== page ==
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Published on October 23, 2007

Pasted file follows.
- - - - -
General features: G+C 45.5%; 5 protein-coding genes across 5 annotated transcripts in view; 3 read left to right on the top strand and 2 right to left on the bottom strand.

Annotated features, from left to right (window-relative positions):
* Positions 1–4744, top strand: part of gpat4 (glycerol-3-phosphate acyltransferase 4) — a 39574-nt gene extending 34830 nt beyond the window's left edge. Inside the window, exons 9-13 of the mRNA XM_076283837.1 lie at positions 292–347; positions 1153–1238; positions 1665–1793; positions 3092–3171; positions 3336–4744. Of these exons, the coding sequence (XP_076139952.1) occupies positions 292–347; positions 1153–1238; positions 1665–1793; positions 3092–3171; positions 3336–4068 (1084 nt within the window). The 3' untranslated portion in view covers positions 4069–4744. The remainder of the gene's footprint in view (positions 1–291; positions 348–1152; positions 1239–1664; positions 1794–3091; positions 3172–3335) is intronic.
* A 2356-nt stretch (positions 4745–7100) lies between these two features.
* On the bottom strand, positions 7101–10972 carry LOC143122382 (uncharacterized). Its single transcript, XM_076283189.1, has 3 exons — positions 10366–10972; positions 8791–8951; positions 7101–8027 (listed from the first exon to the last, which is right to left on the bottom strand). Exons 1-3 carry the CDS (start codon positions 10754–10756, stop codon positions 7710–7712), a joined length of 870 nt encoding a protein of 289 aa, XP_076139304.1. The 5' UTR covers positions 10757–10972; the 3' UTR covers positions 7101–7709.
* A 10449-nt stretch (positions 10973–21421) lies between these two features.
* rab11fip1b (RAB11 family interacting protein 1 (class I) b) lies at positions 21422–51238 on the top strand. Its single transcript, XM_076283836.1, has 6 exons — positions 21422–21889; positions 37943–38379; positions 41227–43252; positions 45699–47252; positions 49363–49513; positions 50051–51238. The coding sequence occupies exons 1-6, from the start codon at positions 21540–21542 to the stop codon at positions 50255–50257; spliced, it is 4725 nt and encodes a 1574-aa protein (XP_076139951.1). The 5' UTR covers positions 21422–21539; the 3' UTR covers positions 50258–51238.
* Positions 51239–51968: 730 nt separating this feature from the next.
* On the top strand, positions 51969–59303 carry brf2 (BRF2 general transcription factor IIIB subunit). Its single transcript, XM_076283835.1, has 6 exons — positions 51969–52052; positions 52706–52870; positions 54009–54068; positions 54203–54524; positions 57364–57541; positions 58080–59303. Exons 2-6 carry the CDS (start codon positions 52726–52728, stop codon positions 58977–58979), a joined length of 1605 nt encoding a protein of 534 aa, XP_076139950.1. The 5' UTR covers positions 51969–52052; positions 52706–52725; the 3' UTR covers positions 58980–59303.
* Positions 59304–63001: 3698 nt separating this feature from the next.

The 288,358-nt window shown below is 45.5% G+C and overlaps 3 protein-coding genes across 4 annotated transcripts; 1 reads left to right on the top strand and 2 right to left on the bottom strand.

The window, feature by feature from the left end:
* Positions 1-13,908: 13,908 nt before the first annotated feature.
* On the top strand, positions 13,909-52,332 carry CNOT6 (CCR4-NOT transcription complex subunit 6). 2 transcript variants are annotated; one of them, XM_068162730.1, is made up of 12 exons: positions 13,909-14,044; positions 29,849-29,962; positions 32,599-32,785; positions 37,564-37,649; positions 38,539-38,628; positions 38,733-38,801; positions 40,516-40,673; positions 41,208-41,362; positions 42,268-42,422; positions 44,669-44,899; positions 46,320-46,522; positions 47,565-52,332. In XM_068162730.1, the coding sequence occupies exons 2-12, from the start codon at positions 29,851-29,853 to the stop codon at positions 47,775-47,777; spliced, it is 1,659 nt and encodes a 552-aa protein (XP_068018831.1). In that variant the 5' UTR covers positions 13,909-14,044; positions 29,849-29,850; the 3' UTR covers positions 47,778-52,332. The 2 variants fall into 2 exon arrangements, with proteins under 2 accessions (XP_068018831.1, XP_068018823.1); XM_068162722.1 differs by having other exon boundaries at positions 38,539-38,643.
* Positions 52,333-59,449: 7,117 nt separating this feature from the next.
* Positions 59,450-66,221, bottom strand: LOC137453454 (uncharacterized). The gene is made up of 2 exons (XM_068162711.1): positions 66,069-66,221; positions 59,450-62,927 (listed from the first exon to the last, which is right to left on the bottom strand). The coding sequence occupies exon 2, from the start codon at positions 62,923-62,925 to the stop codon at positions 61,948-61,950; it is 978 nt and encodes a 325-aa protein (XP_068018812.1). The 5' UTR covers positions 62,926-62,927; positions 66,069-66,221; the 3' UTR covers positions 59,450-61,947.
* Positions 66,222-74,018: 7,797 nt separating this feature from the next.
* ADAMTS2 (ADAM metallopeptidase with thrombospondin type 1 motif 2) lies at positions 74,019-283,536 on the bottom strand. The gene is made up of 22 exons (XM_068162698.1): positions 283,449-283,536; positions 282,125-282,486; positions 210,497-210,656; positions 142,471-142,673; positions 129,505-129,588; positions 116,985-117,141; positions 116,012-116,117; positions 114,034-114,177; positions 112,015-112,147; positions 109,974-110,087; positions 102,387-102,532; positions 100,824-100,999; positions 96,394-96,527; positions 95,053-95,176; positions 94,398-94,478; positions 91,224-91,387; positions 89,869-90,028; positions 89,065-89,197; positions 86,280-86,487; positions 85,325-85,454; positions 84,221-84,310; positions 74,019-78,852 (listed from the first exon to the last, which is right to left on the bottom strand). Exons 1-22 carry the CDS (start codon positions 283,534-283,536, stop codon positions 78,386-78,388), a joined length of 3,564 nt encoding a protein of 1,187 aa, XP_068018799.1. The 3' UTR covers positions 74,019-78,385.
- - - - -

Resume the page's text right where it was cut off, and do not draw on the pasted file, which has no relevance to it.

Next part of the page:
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Grids, Data Grids, and High Energy Physics...:  Grids, Data Grids, and High Energy Physics... A Melbourne perspective. Lyle Winton winton@physics.unimelb.edu.au Overview:  Overview Grids ««« Data Grids ««« Data Grids in practice ««« Overview of products How it works HEP Grid Projects ATLAS Data Challenges University of Melbourne Project 1 - Belle Experiment Project 2 - Grid Interface Grids:  Grids “The Grid refers to an infrastructure that enables the integrated, collaborative use of high-end computers, networks, databases, and scientific instruments owned and managed by multiple organizations.” - Globus “Tomorrow, the grid will be a single, sustained engine for scientific invention. It will link petaflops of computing power, petabytes of data, simulation and modeling codes of every stripe, sensors and instruments around the globe, and tools for discovering and managing these resources. At your desktop and at your whim, you'll have access to the world and its computing assets.” - NCSA (National Center for Supercomputing Applications) The grid “...consists of physical resources (computers/clusters, disks and networks) and "middleware" (software) that ensures the access and the co-ordinated use of such resources.” - EDG (European Data Grid) Grids:  Grids The Grid is not “The Internet 2” it uses existing internet infrastructure however, Grid projects exist to extend current infrastructure The Grid does not replace Cluster or Parallel computing. it does not fix the problems of SMP/clustering it is designed to help manage, share, and utilise existing technologies and resources a cluster or SMP machine becomes a single Grid node or computation resource resource information and status are available to Grid users resources may be utilised by Grid users Grids:  Grids Analogy - a power grid Nodes that supply power and nodes that use power Standard connections are required (eg. 240V 50Hz) Users access and consume power as required transparently. Data Grids:  Data Grids What? Grids where access to data is as important as access to computational resources Where? Collaborative research or data intensive research… Experimental High Energy Physics (HEP) data focused, simulation & analysis data, large collaborations LHC from 2006-2007 will produce 8 PB/yr raw data (8x1015 bytes ; not all required by all users) accessible to 1000’s of users in many institutes Earth Systems Grid (ESG) climate studies in the US 3 PB/yr data which requires 3 TFLOPS processing power ( 1 MFLOP » P4 @ 1 MHz ; 3 TFLOP » 1500 P4 2GHz ) Data Grids:  Data Grids Commercial Applications? Teleimmersive Applications engineering design environments: world-wide access to parts descriptions, assembly, finite element analysis, rendering Entertainment Industry Lord of the Rings, Fellowship of the Ring 45TB of HD footage, additional scene overlays, computer generated images 420 Intel 1GHz CPUs plus 200 SGI, Mac, PC workstations workloads could be split across multiple production centres Data Grids in Practice:  Data Grids in Practice Why bother? collaborations, experiments, and data are getting larger Administration time on system administration required/collaborative software accounts, security, network access ... Data Management storage/transfer of large data is expensive backup of large data is expensive/impossible software changes + many users = proliferation of data Computational Resources CPU required for peak processing loads can be expensive idle/wasted CPU will exist if usage varies greatly Service Replication reinventing of code for… distributed/parallel computing ; data or database access ; access to mass storage ; packaging of software Data Grids in Practice:  Data Grids in Practice Advantages (goals) of Data Grids Administration: Simple grid-wide admin tools (security/data/software) Data Management: world-wide access to data and resources (international collaborations) intelligent data storage, replication, caching (faster & cheaper) potentially better data description and versioning Computational Resources: wider access to more computers and CPU spread of load may lead to less idletime (less CPU required) Services: intelligent job/process location (automatic move-code-to-data or vice-versa ; fast processing times ; reduced cost of data access) parallel computing transparent network infrastructure for users standard API for mass-storage, data, and database access software packaging tools? Data Grids in Practice:  Data Grids in Practice Problems? How are we going to provide the above? grids of 10,000+ computers must be administered user groups of 1000+ must be administered maintain access privileges for users/data/space/computers monitoring of distributed processes, data, resources job profiling and resource profiling (what job can run where) job management (where and when will the job run) CPU time / CPU count (for MPI/PVM) other resources (memory, disk scratch...) data location current resource loads or availability time/cost of data transfer cost of CPU usage (smaller institutes may rent CPU time) user/job permissions and priorities resource restrictions/permissions and priorities Overview:  Overview Grids Data Grids Data Grids in practice Overview of products ««« How it works HEP Grid Projects ATLAS Data Challenges University of Melbourne Project 1 - Belle Experiment Project 2 - Grid Interface Overview of Products:  Overview of Products Data Grid services and software are termed “middleware” (they lie between the fabric/systems and the users/applications) Overview of Products:  Overview of Products Available Packages Globus Toolkit the core of most grid middleware European Data Grid (EDG, or EU-DataGrid or DataGrid) Virtual Data Toolkit (VDT - GriPhyN project) Particle Physics Data Grid (PPDG) no package as yet, just a collections of tools Nile (CLEO experiment) Java, CORBA/OrbixWeb based not built on Globus!!! SunÔ Grid Engine (SGE), Enterprise Edition Overview of Products:  Overview of Products Available Tools and Services - Security - GSI - Grid Security Infrastructure (globus) - Service/Resource Information (data/machine) - MDS - Metacomputing Directory Service (globus) - GRIS - Grid Resource Information Service (globus) - GIIS - Grid Index Information Service (globus) - Resource Management - RSL - Resource Specification Language (globus) - method to exchange resource info & requirements - GRAM - Globus Resource Allocation Manager (globus) - standard interface to computation resources like PBS/Condor - DUROC - Dynamically-Updated Request Online Coallocator (globus) - WMS - Workload Management System (EDG) - Data Management - GSIFTP - high performance, secure FTP uses GSI (globus) - Replica Catalog - data filing and tracking system (globus) - GASS - Globus Access to Secondary Storage (globus) - access data stored in any remote file system by URL - Unix like calls fopen(), fclose() - GDMP - Grid Data Mirroring Package (EDG,GriPhyn,PPDG) Overview of Products:  Overview of Products Available Tools and Services (cont.) - Data Management (cont.) - Magda - distributed data manager (PPDG) - Spitfire - grid enabled access to any RDBMS (EDG) - RLS - Replica Location Service (EDG) - Mass Storage - HPSS - high performance storage system (globus) - SRB - Storage Resource Broker (globus) - Communication - Nexus and MPICH-G (globus) - Monitoring - HBM - Heartbeat Monitor (globus) - many others! - Job Managers - PBS - portable batch system - Condor - distributed computing environment - Fabric Management - Cfengine - many others! Overview:  Overview Grids Data Grids Data Grids in practice Overview of products How it works ««« HEP Grid Projects ATLAS Data Challenges University of Melbourne Project 1 - Belle Experiment Project 2 - Grid Interface How it's supposed to work!:  How it's supposed to work! Workload Manager (EDG example) How it's supposed to work!:  How it's supposed to work! Workload Manager (EDG very simple version) How it's supposed to work!:  How it's supposed to work! Replica Catalog Data can be organised as “Logical File Names” in a virtual directory structure which can be mapped to “Physics File Names” Logical file structure is organised into Catalogs, Collections, Files How it's supposed to work!:  How it's supposed to work! File Replication (GDMP example) How it's supposed to work!:  How it's supposed to work! Object Replication vs File Replication Existing experimental data (file replication) compressed files of many independent events (random access is difficult or impractical) groups of files of similar events are called “data-sets” large data-sets filtered for most interesting events, stored as “skims” Object replication seems the most efficient each event is an object potentially stored separately a data-set is just a collection of unique event IDs no event duplication in multiple data-sets data processing accesses the nearest event However, many current storage systems have scalability problems (events > 109 in number) file replication problems solved (in part) by replication of smaller common skims Compromise: skim files might be (re)constructed by extracting events from the nearest data-set. How it's supposed to work!:  How it's supposed to work! A User Example Traditional method ssh remote qstat (choose location to run) scp files remote:dir (transfer auxiliary files: user code/libs, scripts, config) ssh remote qsub < myrun.csh (run job or submit to queue) Globus method (Grid resources) grid-proxy-init (security sign on) grid-info-search remote (choose Grid node to run) globus-url-copy files remote (transfer auxiliary files) globus-job-run myrun.csh (submit job to node) Advantages: Authenticate once, run anywhere (without agents) Greater access to resources (when more exist) Access to remote data resources Disadvantages: Essentially the same as the traditional method How it's supposed to work!:  How it's supposed to work! A User Example (cont.) Nimrod method (economic scheduler accesses multiple resources; University Melbourne GridBus www.gridbus.org) grid-proxy-init (security sign on) nimrod myrun.plan (register jobs and start Nimrod) <Specify budget/deadline> Advantages: File transfer is handled Grid nodes choice is handled, multiple can be used at once Cost and time considerations including feasibility Disadvantages: Cost of data transfer is not yet considered (in development) How it's supposed to work!:  How it's supposed to work! A User Example (cont.) Resource Broker method (EDG Workload Manager) dg-job-submit myrun.profile (security sign on & submit) Advantages: Very simple! File transfer is handled by Resource Broker Grid nodes choice is handled by Resource Broker including complex requirements Disadvantages: Cost, time, and feasibility are not considered (yet?) Ideal future method Simple usage, authenticate once File transfer and access handled transparently Choice of Grid resource handled transparently including complex requirements Cost/quota, time, feasibility consideration including data access Overview:  Overview Grids Data Grids Data Grids in practice Overview of products How it works HEP Grid Projects ««« ATLAS Data Challenges ««« University of Melbourne Project 1 - Belle Experiment Project 2 - Grid Interface HEP Grid Projects:  HEP Grid Projects HENP (High-Energy and Nuclear Physics) Relativistic Heavy Ion Collider (RHIC) at Brookhaven National Laboratory (BNL) experiments: PHOBOS, BRAHMS, PHENIX, STAR HENP Data Access Grand Challenge 50 TB data, 100’s of simultaneous users, many institutes Mock Data Challenges arranged to test the systems RHIC has been running since mid 2000 LHC grid Large Hadron Collider (LHC) at European Organization for Nuclear Research (CERN) experiments: ATLAS, LHCb, ALICE, CMS design and testing phase each experiment will perform it’s own “Data Challenges” HEP Grid Projects:  HEP Grid Projects LHC Grid Infrastructure The MONARCH Model (CERN computing division) Hierarchy of Nodes (collections/clusters of computers) Tiers 0, 1, 2, 3, 4, 5? HEP Grid Projects:  HEP Grid Projects LHC Grid Infrastructure The MONARCH Model (cont.) HEP Grid Projects:  HEP Grid Projects CMS expected grid hierarchy CMS is a symmetric p-p detector at LHC looking for the Higgs network connection between Tiers is very important HEP Grid Projects:  HEP Grid Projects ATLAS expected requirements 109 events per year 3.5 PB data per year ~1.5 PB simulation data ~1 PB raw data ~200 TB ESD (event summary data) ~20 TB analysis data ~2 TB event tag data 1000-1500 software users ~150 simultaneous jobs ~20 separate analyses ~20 PB tape, ~2600 TB disk, ~2000 kSI95 in CPU ( 1 SI95 = 1 SPECint95 » 40MIPS » P4 @ 20MHz ) ( 2000 kSI95 » 20,000 P4 2GHz ) ATLAS Data Challenges:  ATLAS Data Challenges Aims Test readiness of infrastructure Is the grid ready for physics? Performance of computing hardware, network Performance (efficiency and speed) of the software Monitoring Scalability Test different structures: hierarchy vs uniform grid Specified 3 challenges (DC0, DC1, DC2) ATLAS Data Challenges:  ATLAS Data Challenges Data Challenge 0 (DC0) Completed 8-Mar Sample of 105 events in 1 month (trivial for the hardware) “Continuity test” of the software chain Including writing to / reading from persistent store Data Challenge 1 (DC1) Now! Phase 0 April (preparation for phase 1) Phase 1 May until 15-Jul (generate events for analysis) samples of up to 107 events in 10-20 days (20-30 TB) Physics goals: Re-check technical plots, find signal in event sample Phase 2 2-Sep until 2-Dec (software test, Geant4, Databases) Infrastructure goals: Test DB options (calibration/alignment machinery), several hundred PCs world wide, test basic grid functionality (IO bottlenecks etc.) Data Challenge 2 (DC2) Starts in 2003 Sample of 108 events in 3 months complexity ~50% of 2006-2007 LHC grid infrastructure Infrastructure and Hardware: want to stress-test the model Overview:  Overview Grids Data Grids Data Grids in practice Overview of products How it works HEP Grid Projects ATLAS Data Challenges University of Melbourne ««« Project 1 - Belle Experiment ««« Project 2 - Grid Interface ««« University of Melbourne:  University of Melbourne Local Grid Activities VPAC (Victorian Partnership for Advanced Computing) funding to build expertise and resources in High Performance Computing and Data Grid technologies within HEP Existing HEP analysis within Grid environment (Belle experiment) Belle is situated at KEK B factory (Japan) researching CP violation in standard model Implementation of Grid architecture to enable collaborative access to resources/data for an existing physics application Important contribution to the HEP and Grid communities by providing a “real-life” application Grid Software expertise and development Expertise in Grid resource software and deployment to take advantage of collaborative computing is important for future HEP research in Australia (most facilities are overseas) Software development for the wider HEP/Grid communities… physics driven applications for job control and data manipulation University of Melbourne:  University of Melbourne Collaborative Grid Activities Melbourne Advanced Research Computing Centre (MARCC; UofM HPC facility) - Dirk van der Knijff, Robert Sturrock Data Grid infrastructure for HEP Currently taking part in the ATLAS DC Computer Science (UofM) - Leon Sterling, Muthukkaruppan Annamalai Ontological framework for experimental HEP analysis High-level descriptions of analysis for use by analysis code/agents Computer Science, GridBus (UofM) - Rajkummar Buyya, Shoaib Ali Burq, Srikumar Venugopal Resource Brokering and Economic Scheduling for the Grid and HEP Best/cheapest use of available Grid resources. Computer Science (RMIT) - Lin Padgham, Lito Cruz, Wei Liu, Antony Iorio Agent based technology for experimental HEP Analysis Intelligent services able to dissect, suggest, and perform analyses. Project 1 - Belle Experiment:  Project 1 - Belle Experiment Belle analysis using a Grid environment useful locally » adopted by Belle » wider community construction of a Grid Node at Melbourne Certificate Authority to approve security Globus toolkit... GRIS (Grid Resource Information Service) - LDAP with Grid security Globus Gateway - connected to local queue (GNU Queue; PBS?) GSIFTP - data resource providing access to local storage Replica Catalog - LDAP for virtual data directory initial test of Belle code with grid node & queue data access via the grid (Physical File Names as stored in Replica Catalog) modification of Belle code to access the data on the grid test of Belle code with grid node & queue & grid data access connect 2 grid nodes (Melbourne EPP and HPC?) test of Belle code running over grid of 2+ nodes implement or build Resource Broker Project 1 - Belle Experiment:  Project 1 - Belle Experiment Melbourne Experimental Particle Physics Grid Node Project 1 - Belle Experiment:  Project 1 - Belle Experiment Our future HEP Belle analysis Grid Project 1 - Belle Experiment:  Project 1 - Belle Experiment Belle analysis test case… Rohan Dowd, Ph.D. student at Uni.of Melb. Analysis of charmless B meson decays to 2 vector mesons, used to determine 2 angles of the CKM unitarity triangle. These decays have not been measured previously. Belle analysis code over Grid resources (10 files ; 2 GB total) Data files processed serially 95 mins Data files processed over Globus 35 mins Data access (2 secure protocols GASS/GSIFTP ; 100 Mbit network) NFS access for comparison 8.5 MB/s GASS access 4.8 MB/s GSIFTP access 9.1 MB/s Belle analysis using Grid data access NFS access for comparison 0.34 MB/s GSIFTP data streaming 0.36 MB/s Project 2 - Grid Interface:  Project 2 - Grid Interface Design of a generic grid/cluster/scheduler interface Why? High level job submission, control, monitoring Automatic division of jobs into separate subjobs An extra layer !? decouples the user interface from underlying environment allows development of underlying environment with little change to interface allows access to different environments with little/no retraining Project 2 - Grid Interface:  Project 2 - Grid Interface Existing Efforts Globus RSL (Resource Specification Language) “Language” for access to grid resources EUDataGrid Workload Manager Tools to access the grid using JDL (Job Description Language) JLAB (Jeferson Labs) Web interface to grid/PBS communicating in XML (cumbersome?) Many physicists are used to using command line access CMS job specification Need for extra layer between physicist and grid tools/languages. Why? To reduce complexity from user’s point of view: Automatic creation of transparent subjobs possibly for data-flow-control or output collation Auxiliary file access Automatic calculation of job profile (memory size, system load, output size) Project 2 - Grid Interface:  Project 2 - Grid Interface Design of generic Grid/Cluster Interface both graphical and command-line basis is a generic job description in XML (XJD) generic job XML descriptions can undergo grid/network specific XSL transforms to produce a network specific job description XJD(Generic) * XSLNetTrans(Network) -> XJD(Network) eg. MyJob * Our-PBS-Transform -> PBS commands, scripts, directives eg. MyJob * LHCDataGrid-Transform -> EDG commands and Grid RSL eg. MyJob * CMSJob-Transform ( * LHCDataGrid-Transform ) -> EDG commands and Grid RSL Project 2 - Grid Interface:  Project 2 - Grid Interface Why XML? Industry is converging on this as a standard for information transfer across the internet W3C has agreed on a standard for XML implementation, use, and APIs that vendors will provide Multiple vendors provide XML parsing/transforms/traversal applications and utilities which encourages development Access to a trained work force Future directions create a grid service which allows passing of XJD to define a job node administrator maintains transformation simple way of controlling user access to resources could be the basis for a new Resource Broker MyJob * UserProfile * DataProfile * JobTypeProfile -> XJD ResourceProfile * NetworkProfile * ChargingProfile Summary:  Summary The Grid will play an important role in collaborative research the technology is a long way from finished ATLAS Data Challenge is underway at Uni. of Melb. Belle analysis within a grid construction of a grid infrastructure is underway successfully utilised grid resources in an analysis test case Development of generic Grid/Cluster Interface partially complete contributing to wider community is the best way to gain experience may lead to new Resource Broker Make the experience gained accessible to the HEP (and perhaps wider) community for the betterment of collaborative research looking for others who might be interested in Grid computing References:  References University of Melbourne, Experimental Particle Physics group http://www.ph.unimelb.edu.au/epp/ Victorian Partnership for Advanced Computing (VPAC) http://www.vpac.org/ Melbourne Advanced Research Computing Centre (MARCC) http://www.hpc.unimelb.edu.au/ University of Melbourne, Department of Computer Science & Software Engineering http://www.cs.mu.oz.au/ The GridBus project (Grid Computing and Business) http://www.gridbus.org/ Monash University, School of Computer Science & Software Engineering http://www.csse.monash.edu.au/ BELLE Collaboration http://belle.kek.jp/ ATLAS data challenges http://atlas.web.cern.ch/Atlas/GROUPS/SOFTWARE/DC LHC Computing Grid project http://lhcgrid.web.cern.ch/ Globus project http://www.globus.org/ European Data Grid project (EDG) http://www.eu-datagrid.org/ Grid Data Mirroring Package (GDMP) http://project-gdmp.web.cern.ch/project-gdmp/ GriPhyN - Grid Physics Network http://www.griphyn.org/ Particle Physics Data Grid (PPDG) http://www.ppdg.net/ Nile - National Challenge Computing http://www.nile.cornell.edu/ SunÔ Grid Engine http://wwws.sun.com/software/gridware